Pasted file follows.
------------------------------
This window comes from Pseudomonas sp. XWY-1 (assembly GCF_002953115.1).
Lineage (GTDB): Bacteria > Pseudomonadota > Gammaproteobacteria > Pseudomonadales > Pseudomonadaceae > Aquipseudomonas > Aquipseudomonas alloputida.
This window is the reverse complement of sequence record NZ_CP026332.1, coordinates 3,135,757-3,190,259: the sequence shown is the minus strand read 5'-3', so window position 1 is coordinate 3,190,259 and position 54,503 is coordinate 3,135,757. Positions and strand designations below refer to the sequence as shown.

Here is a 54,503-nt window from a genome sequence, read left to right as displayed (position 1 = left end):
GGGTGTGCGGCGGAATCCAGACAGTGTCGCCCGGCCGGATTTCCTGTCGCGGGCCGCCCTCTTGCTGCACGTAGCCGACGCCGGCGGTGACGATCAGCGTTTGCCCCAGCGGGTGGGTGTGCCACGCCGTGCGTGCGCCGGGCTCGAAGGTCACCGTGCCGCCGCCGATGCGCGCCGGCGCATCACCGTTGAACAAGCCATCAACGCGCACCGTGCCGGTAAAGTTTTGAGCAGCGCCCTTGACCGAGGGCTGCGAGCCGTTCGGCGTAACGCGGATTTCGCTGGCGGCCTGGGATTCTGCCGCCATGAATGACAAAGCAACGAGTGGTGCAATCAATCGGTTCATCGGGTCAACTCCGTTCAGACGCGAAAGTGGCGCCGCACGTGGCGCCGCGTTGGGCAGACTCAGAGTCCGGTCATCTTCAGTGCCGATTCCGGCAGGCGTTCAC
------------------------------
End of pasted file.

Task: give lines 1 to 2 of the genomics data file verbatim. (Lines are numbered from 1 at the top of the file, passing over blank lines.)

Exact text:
This window comes from Pseudomonas sp. XWY-1 (assembly GCF_002953115.1).
Lineage (GTDB): Bacteria > Pseudomonadota > Gammaproteobacteria > Pseudomonadales > Pseudomonadaceae > Aquipseudomonas > Aquipseudomonas alloputida.